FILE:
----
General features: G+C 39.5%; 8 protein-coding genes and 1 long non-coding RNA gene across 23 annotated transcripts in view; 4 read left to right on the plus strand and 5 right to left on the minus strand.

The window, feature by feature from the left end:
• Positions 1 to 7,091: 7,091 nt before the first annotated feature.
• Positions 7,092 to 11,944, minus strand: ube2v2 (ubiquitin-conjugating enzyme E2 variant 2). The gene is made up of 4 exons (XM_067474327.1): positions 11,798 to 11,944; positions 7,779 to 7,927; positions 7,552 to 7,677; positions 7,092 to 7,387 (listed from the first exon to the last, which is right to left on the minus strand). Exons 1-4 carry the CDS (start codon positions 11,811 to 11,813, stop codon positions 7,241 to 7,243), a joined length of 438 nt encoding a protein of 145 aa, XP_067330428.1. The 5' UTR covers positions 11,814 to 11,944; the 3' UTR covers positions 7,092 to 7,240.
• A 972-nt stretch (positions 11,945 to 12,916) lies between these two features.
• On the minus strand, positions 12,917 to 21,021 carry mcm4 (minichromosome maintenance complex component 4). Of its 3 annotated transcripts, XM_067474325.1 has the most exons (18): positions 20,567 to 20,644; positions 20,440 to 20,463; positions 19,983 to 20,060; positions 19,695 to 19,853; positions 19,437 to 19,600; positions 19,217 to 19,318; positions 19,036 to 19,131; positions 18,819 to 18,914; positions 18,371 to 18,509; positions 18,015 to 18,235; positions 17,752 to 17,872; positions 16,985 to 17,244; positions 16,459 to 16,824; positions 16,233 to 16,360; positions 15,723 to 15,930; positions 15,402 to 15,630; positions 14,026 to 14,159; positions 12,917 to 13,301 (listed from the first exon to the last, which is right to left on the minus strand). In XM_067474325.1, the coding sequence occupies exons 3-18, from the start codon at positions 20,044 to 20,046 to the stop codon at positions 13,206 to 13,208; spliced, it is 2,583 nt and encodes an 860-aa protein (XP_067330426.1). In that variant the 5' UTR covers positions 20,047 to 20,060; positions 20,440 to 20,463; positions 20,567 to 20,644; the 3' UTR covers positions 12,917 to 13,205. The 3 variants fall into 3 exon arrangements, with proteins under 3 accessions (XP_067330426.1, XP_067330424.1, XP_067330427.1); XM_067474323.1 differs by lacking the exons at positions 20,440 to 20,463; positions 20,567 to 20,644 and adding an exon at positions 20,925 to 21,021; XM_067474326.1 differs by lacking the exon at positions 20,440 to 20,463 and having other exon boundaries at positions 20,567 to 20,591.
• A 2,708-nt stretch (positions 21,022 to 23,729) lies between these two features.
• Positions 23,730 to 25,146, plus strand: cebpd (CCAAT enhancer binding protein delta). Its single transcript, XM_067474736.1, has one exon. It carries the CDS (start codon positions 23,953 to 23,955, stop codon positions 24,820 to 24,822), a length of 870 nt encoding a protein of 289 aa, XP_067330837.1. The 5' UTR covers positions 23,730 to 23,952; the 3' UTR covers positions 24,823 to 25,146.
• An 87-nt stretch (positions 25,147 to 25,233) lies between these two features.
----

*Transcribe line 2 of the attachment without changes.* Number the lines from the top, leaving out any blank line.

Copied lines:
The window, feature by feature from the left end: